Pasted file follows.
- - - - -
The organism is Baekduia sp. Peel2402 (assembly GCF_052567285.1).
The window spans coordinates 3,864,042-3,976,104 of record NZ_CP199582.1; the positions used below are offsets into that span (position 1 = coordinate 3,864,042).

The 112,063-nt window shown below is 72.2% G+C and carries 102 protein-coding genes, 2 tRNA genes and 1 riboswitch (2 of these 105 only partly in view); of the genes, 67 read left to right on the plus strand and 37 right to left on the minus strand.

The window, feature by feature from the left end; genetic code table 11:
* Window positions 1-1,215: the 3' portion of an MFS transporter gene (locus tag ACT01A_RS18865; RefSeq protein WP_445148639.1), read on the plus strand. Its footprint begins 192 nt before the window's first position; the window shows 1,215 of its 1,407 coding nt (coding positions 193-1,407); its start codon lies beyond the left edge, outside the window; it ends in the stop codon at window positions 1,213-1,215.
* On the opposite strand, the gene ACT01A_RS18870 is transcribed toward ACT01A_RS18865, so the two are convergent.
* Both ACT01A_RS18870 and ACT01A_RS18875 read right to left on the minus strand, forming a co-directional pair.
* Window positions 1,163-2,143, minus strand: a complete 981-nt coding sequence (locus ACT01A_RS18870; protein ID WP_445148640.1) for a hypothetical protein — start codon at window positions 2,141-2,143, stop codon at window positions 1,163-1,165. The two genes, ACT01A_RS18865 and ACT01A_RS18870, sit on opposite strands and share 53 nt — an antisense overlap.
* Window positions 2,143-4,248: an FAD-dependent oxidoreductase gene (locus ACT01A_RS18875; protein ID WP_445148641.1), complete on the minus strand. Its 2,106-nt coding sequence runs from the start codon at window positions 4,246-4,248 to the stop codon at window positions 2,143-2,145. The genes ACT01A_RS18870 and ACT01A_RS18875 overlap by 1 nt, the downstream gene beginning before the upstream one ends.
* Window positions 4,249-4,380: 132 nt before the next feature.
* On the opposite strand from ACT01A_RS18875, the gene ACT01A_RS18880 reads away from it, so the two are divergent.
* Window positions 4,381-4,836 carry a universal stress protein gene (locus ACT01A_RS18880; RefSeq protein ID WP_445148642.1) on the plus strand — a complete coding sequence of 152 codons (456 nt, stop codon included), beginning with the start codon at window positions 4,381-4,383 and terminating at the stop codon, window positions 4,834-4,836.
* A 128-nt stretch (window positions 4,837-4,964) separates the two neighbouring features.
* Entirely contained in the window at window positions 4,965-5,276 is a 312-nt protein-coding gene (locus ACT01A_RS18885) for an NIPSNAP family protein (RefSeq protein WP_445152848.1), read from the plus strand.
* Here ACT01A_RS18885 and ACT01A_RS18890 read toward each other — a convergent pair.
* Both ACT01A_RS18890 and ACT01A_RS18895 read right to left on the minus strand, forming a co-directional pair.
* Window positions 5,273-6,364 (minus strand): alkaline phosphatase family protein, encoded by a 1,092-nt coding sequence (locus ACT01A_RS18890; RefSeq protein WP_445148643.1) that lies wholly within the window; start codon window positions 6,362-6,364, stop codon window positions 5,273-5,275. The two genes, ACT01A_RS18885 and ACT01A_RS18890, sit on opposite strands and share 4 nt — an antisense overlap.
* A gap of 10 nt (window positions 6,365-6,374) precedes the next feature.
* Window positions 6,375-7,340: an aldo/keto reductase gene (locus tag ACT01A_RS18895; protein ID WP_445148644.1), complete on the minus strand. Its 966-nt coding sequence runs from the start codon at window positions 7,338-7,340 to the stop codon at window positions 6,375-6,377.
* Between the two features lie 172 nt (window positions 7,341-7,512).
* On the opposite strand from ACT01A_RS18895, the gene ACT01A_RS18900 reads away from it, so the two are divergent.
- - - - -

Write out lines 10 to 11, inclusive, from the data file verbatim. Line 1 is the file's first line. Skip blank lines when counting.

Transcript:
* Window positions 4,249-4,380: 132 nt before the next feature.
* On the opposite strand from ACT01A_RS18875, the gene ACT01A_RS18880 reads away from it, so the two are divergent.